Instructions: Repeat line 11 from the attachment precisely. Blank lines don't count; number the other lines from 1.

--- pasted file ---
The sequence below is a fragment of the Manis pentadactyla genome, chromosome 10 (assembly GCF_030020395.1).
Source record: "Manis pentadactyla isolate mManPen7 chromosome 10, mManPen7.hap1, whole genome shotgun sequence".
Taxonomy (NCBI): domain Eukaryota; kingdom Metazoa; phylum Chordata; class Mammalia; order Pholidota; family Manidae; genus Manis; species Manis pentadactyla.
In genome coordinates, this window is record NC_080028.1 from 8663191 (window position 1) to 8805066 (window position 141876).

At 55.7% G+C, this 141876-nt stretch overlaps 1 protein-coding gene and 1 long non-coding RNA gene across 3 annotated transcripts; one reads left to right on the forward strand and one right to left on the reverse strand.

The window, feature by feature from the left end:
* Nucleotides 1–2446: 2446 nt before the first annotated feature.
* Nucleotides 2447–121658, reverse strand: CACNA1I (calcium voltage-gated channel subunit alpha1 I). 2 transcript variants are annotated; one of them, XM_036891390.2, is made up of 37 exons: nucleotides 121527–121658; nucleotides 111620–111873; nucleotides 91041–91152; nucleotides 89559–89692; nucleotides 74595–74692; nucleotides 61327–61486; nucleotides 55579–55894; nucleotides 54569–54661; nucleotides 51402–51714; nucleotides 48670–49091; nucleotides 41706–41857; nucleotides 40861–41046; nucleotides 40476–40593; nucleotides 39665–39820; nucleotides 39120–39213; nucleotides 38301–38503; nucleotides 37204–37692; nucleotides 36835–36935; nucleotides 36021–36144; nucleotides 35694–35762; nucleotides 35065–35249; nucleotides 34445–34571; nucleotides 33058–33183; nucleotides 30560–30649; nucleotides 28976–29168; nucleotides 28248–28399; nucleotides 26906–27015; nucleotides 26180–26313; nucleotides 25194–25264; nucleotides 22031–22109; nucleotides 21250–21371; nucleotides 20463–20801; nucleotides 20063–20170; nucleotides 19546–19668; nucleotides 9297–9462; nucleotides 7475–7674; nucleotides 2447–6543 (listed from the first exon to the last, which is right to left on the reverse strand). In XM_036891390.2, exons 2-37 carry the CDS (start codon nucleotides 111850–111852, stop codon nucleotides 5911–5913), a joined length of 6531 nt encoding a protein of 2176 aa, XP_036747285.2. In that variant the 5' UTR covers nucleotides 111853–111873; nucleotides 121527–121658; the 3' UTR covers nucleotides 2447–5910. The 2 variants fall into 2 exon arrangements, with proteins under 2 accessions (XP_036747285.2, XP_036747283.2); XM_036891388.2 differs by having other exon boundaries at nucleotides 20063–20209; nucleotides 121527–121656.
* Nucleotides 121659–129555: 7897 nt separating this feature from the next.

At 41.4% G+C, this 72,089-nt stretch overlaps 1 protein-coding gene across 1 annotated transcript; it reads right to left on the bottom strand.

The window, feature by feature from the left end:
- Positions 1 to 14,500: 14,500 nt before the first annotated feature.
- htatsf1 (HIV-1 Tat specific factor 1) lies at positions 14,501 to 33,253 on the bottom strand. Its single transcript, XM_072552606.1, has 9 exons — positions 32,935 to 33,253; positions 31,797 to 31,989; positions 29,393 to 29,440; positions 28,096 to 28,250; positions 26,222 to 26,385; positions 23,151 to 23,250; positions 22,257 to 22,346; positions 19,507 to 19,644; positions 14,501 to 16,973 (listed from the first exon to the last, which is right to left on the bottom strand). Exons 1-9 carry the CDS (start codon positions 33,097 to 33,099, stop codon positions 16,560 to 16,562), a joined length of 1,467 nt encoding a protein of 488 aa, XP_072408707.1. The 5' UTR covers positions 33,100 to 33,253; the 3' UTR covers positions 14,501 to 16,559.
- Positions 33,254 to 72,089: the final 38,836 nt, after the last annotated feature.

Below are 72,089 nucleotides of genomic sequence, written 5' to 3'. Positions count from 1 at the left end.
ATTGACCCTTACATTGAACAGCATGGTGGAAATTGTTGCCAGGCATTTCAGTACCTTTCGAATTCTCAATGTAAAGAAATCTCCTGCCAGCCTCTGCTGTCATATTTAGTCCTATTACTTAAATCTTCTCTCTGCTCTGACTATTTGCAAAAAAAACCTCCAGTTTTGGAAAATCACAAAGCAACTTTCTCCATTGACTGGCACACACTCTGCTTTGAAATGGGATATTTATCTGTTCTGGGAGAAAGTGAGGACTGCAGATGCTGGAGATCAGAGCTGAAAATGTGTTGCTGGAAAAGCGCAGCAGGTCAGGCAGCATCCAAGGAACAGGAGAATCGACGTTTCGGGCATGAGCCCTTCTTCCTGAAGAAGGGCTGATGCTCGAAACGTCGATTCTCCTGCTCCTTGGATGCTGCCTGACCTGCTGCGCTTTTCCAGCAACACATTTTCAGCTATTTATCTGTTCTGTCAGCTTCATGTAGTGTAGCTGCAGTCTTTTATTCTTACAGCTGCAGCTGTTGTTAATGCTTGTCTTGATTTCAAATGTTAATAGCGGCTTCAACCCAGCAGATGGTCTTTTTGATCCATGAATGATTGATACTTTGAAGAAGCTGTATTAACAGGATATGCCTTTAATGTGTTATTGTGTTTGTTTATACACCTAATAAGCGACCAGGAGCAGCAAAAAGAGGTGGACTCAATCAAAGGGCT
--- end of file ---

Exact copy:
The window, feature by feature from the left end: